The mayor of the city of Clarkston in DeKalb County wants to decriminalize the possession of small amounts of marijuana.
The plan is to make the penalty for holding an ounce or less of marijuana a municipal court fine.
Clarkston Mayor Ted Terry says he has kept an eye on medical cannabis and decriminalization efforts in the legislative session.
“Unfortunately none of those bills got a proper hearing or got a full floor vote,” Terry said. “And so this is in the spirit of laboratories of democracy and exercising our home rule power that the Georgia Constitution gives cities and counties.”
He says he and city council members are still working out the exact details, but they’re tossing around the idea of a $5 ticket. No arrest necessary.
“The bottom line that we understand is that the war on drugs has been a failure, and that the judicial system should be about serving justice,” said Terry, who added that giving people life-long criminal records for low-level, non-violent drug offenses is not, in his opinion, just.
A similar attempt at decriminalization in Athens, Georgia was derailed after County Attorney Bill Berryman weighed in saying state law trumps any local ordinance.
But Terry says Clarkston’s city attorney has already OK’d the ordinance in principle, based on a Georgia statute that gives cities “concurrent jurisdiction” with state law regarding these low-level marijuana possession charges.
WABE legal analyst Page Pate says, sure, the city has that right:
“But they can’t undo state law. So at the end of the day, if a state prosecutor in DeKalb county wants to send someone to jail for possessing marijuana, they can do that regardless of the ordinance in Clarkston.”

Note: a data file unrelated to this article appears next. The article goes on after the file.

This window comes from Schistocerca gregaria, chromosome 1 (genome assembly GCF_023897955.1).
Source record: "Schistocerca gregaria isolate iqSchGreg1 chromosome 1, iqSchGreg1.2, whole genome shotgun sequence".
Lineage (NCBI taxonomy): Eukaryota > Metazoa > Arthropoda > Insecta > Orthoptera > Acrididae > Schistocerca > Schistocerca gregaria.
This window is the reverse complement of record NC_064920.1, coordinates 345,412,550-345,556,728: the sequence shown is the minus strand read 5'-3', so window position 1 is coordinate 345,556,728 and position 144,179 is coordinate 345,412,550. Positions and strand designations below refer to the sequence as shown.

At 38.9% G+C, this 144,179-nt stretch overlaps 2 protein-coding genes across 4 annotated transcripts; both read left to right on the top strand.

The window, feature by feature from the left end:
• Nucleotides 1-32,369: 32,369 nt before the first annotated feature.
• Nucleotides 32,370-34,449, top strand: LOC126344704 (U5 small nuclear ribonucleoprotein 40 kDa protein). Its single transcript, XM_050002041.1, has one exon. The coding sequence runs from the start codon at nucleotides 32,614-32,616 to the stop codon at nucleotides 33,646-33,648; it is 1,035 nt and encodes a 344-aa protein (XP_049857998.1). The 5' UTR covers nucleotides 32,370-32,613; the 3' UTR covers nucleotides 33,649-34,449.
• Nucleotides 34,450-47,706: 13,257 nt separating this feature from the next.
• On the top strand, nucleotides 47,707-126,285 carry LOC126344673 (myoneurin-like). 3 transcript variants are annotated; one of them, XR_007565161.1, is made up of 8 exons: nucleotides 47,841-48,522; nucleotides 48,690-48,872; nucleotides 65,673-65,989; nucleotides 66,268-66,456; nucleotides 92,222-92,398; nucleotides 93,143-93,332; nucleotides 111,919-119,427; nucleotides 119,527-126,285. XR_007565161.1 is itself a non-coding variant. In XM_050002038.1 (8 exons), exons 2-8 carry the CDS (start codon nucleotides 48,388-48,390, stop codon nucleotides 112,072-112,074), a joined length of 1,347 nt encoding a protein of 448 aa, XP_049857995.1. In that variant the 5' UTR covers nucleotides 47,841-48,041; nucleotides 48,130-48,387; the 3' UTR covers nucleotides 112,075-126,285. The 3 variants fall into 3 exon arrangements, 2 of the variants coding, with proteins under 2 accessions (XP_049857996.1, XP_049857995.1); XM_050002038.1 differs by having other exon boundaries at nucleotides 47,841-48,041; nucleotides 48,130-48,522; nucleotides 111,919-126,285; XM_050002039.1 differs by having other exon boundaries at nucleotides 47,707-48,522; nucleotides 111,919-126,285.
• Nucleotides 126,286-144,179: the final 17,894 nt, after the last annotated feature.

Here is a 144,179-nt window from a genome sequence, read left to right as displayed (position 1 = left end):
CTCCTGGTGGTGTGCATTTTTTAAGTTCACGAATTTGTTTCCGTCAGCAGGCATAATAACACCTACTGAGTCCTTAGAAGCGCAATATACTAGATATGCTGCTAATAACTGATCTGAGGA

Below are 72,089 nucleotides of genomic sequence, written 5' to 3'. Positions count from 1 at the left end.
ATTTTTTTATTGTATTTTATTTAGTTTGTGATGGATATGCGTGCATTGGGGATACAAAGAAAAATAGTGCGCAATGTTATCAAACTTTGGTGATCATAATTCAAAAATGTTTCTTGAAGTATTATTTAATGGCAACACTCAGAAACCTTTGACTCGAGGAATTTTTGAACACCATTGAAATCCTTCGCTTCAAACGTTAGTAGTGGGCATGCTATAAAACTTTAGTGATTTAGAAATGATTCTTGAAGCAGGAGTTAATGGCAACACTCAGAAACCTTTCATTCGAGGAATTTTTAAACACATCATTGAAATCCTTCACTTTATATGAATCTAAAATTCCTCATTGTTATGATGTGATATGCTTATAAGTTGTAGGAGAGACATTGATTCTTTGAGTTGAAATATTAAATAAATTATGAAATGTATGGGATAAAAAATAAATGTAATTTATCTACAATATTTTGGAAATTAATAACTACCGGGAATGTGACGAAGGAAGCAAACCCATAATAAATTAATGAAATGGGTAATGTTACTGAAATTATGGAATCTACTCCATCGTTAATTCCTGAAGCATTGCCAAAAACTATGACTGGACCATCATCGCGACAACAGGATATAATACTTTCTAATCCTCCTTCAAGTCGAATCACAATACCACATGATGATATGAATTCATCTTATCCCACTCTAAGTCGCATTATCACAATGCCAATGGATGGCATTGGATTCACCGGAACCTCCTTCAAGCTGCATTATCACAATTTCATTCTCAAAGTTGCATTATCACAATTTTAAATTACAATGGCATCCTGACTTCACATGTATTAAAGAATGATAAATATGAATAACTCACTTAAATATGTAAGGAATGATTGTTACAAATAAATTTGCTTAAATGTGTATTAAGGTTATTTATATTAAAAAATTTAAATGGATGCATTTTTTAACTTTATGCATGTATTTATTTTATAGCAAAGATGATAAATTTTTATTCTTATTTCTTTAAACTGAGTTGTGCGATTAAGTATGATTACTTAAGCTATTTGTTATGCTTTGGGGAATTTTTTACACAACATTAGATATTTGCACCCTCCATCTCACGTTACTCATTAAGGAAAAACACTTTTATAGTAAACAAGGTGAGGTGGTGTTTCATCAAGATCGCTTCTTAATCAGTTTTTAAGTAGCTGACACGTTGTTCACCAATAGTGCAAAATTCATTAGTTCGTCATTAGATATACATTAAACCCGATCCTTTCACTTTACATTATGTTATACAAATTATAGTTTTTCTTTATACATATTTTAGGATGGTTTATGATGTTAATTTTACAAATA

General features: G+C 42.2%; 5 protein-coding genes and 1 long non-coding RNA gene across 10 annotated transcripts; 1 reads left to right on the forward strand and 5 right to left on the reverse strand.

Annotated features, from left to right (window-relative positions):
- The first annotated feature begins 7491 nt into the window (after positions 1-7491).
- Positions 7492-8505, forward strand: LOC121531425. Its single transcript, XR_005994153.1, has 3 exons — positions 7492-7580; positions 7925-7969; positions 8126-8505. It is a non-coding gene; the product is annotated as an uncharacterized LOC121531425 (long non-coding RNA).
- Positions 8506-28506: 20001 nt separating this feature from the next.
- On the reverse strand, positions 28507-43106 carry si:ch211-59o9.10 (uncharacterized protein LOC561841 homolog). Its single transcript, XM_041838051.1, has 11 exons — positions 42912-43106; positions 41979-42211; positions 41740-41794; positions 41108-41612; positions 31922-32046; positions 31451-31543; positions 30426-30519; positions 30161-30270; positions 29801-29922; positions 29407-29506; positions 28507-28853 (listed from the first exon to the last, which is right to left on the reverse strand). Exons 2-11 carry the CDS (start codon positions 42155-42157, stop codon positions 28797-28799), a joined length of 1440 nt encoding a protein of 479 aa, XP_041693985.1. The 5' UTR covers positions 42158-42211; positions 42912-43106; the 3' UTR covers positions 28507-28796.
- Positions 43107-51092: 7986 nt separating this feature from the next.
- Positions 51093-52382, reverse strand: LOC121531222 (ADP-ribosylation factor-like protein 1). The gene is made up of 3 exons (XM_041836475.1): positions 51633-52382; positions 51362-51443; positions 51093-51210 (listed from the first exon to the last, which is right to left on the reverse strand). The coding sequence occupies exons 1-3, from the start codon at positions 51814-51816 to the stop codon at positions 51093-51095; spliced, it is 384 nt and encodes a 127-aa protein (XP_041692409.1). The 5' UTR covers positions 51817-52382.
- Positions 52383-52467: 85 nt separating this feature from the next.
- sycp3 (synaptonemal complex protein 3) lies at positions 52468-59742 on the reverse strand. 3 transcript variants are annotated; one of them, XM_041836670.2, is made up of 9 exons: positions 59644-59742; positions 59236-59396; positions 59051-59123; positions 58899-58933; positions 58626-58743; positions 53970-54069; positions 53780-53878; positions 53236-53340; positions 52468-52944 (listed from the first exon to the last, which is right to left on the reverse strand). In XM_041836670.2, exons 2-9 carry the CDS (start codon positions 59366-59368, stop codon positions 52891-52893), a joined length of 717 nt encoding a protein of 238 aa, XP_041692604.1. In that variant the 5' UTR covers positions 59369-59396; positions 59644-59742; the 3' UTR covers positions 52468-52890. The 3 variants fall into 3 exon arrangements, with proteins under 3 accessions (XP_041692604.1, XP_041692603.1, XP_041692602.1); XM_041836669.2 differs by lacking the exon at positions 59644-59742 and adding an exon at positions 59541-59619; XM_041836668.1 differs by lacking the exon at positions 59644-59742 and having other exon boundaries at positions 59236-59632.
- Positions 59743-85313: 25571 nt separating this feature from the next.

He says whether or not they’d be interested in doing that would be the true test of the ordinance.
“I really don’t think there’s going to be any move in DeKalb County to send anybody to jail for simple possession of marijuana,” said Pate. “So it may work in this instance, if the people in DeKalb County decide not to prosecute these cases.”
Terry says he’s already heard from critics of decriminalization who have interpreted it to mean free reign for those who want to smoke marijuana in Clarkston. But he says selling drugs, possession while committing other crimes and possession of other illicit drugs will not be tolerated.
Terry says hopefully an ordinance could be ready for a council vote by May.
For now, possessing an ounce or less of marijuana in Clarkston, like in the rest of the state of Georgia, can still result in up to a year of jail time and a $1,000 fine.
Meanwhile, the Huffington Post reports that the U.S. Drug Enforcement Agency is considering reclassifying cannabis to a category other than Schedule 1, its strictest grouping. A downgrade would lift some barriers to clinical testing.